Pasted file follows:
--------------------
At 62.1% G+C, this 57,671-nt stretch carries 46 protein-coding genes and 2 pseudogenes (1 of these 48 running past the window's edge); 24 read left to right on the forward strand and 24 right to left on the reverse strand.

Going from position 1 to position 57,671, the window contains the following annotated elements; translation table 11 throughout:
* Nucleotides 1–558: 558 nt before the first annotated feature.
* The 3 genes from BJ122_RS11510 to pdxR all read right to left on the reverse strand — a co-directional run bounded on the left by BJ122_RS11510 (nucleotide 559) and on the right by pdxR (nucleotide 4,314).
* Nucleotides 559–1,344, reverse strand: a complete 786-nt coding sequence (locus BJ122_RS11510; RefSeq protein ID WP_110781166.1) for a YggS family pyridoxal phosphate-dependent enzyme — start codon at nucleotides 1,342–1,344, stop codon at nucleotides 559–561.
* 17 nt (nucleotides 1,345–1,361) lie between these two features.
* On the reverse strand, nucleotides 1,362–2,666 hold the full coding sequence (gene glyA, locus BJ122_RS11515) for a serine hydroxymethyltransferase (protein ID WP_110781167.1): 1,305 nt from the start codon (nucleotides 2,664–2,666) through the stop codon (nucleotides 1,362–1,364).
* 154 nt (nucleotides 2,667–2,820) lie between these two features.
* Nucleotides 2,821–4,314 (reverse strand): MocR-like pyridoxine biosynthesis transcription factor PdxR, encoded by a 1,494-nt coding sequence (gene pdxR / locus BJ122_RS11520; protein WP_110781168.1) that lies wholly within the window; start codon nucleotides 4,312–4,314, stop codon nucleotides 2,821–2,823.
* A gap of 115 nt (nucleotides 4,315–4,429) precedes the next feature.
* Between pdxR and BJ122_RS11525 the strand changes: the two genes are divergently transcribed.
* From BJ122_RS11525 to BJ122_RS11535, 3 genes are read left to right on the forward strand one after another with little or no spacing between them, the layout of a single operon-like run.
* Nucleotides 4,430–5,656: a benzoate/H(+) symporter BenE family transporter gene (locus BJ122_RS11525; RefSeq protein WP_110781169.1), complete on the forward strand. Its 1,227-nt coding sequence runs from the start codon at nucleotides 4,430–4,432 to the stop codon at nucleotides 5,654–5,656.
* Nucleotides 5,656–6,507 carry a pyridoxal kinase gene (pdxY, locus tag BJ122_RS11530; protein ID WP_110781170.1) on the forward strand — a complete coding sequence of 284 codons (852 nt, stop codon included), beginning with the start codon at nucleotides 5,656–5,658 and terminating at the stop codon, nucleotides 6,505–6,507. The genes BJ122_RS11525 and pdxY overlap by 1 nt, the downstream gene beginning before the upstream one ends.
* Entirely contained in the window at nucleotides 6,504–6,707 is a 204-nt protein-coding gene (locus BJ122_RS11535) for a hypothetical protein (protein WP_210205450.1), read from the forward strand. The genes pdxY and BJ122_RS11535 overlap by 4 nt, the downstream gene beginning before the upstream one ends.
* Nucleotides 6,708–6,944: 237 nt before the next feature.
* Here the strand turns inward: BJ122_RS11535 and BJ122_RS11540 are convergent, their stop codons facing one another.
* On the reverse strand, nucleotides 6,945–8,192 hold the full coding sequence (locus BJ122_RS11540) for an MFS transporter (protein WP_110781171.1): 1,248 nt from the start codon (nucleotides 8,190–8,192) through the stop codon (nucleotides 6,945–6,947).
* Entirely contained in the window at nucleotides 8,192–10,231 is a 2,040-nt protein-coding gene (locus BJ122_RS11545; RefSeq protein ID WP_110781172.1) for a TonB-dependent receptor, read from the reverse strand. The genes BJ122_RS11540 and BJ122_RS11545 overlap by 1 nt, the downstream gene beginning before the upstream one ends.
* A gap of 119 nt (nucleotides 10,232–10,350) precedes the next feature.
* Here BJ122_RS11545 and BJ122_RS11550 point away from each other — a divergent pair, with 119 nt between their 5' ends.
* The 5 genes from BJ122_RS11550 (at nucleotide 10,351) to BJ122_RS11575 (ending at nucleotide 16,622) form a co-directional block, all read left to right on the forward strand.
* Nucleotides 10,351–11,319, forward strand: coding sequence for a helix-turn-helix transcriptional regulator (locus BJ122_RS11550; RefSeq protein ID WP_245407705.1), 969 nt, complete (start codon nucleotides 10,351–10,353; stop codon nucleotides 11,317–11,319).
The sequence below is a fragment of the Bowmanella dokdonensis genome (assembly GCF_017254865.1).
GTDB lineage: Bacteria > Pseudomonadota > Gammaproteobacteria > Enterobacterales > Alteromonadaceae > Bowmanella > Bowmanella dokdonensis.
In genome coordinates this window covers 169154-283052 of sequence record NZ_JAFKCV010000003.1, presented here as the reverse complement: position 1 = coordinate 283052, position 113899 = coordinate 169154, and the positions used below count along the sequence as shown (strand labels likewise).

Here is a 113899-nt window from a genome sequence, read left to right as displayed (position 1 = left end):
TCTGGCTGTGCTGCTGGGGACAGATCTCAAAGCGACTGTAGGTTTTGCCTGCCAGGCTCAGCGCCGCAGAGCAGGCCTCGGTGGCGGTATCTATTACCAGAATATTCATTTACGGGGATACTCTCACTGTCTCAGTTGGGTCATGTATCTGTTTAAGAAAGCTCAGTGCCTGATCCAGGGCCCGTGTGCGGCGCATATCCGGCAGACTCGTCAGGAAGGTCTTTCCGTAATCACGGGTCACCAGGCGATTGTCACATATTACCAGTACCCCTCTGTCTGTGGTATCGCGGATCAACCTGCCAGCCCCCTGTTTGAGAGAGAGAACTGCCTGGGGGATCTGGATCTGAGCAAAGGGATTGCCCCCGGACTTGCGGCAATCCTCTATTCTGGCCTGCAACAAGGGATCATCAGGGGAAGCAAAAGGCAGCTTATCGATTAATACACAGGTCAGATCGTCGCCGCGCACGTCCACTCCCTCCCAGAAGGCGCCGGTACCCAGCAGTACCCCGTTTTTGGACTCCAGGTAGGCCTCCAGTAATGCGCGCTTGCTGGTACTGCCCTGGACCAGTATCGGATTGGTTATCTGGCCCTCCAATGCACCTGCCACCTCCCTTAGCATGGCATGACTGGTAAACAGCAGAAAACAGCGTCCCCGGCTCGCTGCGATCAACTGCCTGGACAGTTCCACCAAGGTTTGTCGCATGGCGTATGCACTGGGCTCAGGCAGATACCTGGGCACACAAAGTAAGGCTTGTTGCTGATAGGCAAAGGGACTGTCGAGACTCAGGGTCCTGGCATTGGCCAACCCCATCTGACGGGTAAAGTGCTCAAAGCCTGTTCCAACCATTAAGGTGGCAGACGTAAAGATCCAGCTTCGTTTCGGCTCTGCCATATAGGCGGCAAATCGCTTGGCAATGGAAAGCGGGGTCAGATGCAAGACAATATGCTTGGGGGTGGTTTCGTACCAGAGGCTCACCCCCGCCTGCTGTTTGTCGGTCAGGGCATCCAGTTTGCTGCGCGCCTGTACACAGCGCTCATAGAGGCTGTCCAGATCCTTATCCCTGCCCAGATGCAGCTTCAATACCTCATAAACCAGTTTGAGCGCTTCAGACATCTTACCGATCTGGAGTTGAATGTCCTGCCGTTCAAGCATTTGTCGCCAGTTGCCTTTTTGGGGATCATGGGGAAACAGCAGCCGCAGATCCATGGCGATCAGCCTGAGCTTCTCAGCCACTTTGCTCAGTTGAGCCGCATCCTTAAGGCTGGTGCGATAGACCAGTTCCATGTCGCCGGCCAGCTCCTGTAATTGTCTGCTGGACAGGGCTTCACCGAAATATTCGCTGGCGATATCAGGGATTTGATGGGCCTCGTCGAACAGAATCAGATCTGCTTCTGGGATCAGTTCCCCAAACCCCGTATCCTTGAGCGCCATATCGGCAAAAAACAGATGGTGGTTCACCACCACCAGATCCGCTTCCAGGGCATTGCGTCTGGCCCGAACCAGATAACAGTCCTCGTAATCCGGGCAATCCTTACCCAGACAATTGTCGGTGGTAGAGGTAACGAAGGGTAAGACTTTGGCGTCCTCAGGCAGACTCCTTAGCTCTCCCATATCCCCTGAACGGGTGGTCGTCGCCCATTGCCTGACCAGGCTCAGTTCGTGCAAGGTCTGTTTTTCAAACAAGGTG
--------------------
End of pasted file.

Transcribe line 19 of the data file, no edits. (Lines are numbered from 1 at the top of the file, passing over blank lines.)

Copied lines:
* Entirely contained in the window at nucleotides 8,192–10,231 is a 2,040-nt protein-coding gene (locus BJ122_RS11545; RefSeq protein ID WP_110781172.1) for a TonB-dependent receptor, read from the reverse strand. The genes BJ122_RS11540 and BJ122_RS11545 overlap by 1 nt, the downstream gene beginning before the upstream one ends.